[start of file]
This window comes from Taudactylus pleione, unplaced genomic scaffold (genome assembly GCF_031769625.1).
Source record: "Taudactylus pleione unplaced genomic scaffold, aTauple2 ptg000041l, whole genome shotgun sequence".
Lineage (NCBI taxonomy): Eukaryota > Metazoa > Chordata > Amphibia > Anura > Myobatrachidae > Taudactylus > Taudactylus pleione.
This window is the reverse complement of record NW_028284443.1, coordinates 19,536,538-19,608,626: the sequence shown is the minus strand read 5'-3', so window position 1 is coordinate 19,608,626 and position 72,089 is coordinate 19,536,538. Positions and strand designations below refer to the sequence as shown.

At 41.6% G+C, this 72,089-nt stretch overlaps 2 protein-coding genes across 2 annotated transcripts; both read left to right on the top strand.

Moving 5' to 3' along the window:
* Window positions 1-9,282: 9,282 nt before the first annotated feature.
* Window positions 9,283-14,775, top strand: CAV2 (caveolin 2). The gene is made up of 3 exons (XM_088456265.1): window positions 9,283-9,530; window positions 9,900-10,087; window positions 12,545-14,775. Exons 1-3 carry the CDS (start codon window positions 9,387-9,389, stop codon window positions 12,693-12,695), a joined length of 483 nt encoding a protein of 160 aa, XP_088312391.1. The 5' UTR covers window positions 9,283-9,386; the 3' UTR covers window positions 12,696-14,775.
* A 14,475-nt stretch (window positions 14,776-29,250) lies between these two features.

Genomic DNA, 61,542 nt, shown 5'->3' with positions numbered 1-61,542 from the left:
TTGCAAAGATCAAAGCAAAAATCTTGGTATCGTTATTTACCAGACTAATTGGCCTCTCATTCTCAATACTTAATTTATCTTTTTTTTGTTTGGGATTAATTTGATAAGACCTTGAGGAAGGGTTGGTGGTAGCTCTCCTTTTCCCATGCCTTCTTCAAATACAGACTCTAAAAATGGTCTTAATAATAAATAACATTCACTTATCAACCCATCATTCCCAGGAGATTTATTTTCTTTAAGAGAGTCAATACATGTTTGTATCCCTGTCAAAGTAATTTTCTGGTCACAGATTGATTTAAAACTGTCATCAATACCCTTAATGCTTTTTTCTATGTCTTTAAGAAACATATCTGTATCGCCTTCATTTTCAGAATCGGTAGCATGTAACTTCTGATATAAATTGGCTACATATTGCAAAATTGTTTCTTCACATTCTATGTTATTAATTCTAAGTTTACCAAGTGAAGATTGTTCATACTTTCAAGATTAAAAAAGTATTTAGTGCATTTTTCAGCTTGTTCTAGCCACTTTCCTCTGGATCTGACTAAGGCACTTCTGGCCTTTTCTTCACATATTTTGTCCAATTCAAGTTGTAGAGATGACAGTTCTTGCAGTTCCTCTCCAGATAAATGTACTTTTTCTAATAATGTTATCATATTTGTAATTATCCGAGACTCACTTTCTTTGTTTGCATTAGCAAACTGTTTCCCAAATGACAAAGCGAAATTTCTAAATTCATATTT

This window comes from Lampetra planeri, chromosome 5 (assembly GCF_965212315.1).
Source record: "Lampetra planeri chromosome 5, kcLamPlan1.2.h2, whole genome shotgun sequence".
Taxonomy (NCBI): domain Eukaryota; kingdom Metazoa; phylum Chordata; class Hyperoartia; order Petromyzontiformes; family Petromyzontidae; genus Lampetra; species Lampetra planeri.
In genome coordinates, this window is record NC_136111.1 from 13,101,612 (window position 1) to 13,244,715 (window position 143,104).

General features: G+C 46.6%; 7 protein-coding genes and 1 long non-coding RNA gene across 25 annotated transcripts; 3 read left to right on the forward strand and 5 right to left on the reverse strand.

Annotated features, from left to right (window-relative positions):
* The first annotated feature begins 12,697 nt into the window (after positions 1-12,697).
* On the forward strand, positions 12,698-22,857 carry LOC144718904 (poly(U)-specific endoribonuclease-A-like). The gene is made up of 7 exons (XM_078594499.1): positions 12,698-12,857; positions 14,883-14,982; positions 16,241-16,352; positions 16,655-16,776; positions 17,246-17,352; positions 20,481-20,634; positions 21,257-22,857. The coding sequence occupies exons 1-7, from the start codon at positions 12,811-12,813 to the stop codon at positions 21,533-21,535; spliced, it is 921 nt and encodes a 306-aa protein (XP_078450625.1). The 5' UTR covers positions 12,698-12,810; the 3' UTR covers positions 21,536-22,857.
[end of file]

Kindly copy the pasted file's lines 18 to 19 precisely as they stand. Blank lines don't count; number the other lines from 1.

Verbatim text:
* The first annotated feature begins 12,697 nt into the window (after positions 1-12,697).
* On the forward strand, positions 12,698-22,857 carry LOC144718904 (poly(U)-specific endoribonuclease-A-like). The gene is made up of 7 exons (XM_078594499.1): positions 12,698-12,857; positions 14,883-14,982; positions 16,241-16,352; positions 16,655-16,776; positions 17,246-17,352; positions 20,481-20,634; positions 21,257-22,857. The coding sequence occupies exons 1-7, from the start codon at positions 12,811-12,813 to the stop codon at positions 21,533-21,535; spliced, it is 921 nt and encodes a 306-aa protein (XP_078450625.1). The 5' UTR covers positions 12,698-12,810; the 3' UTR covers positions 21,536-22,857.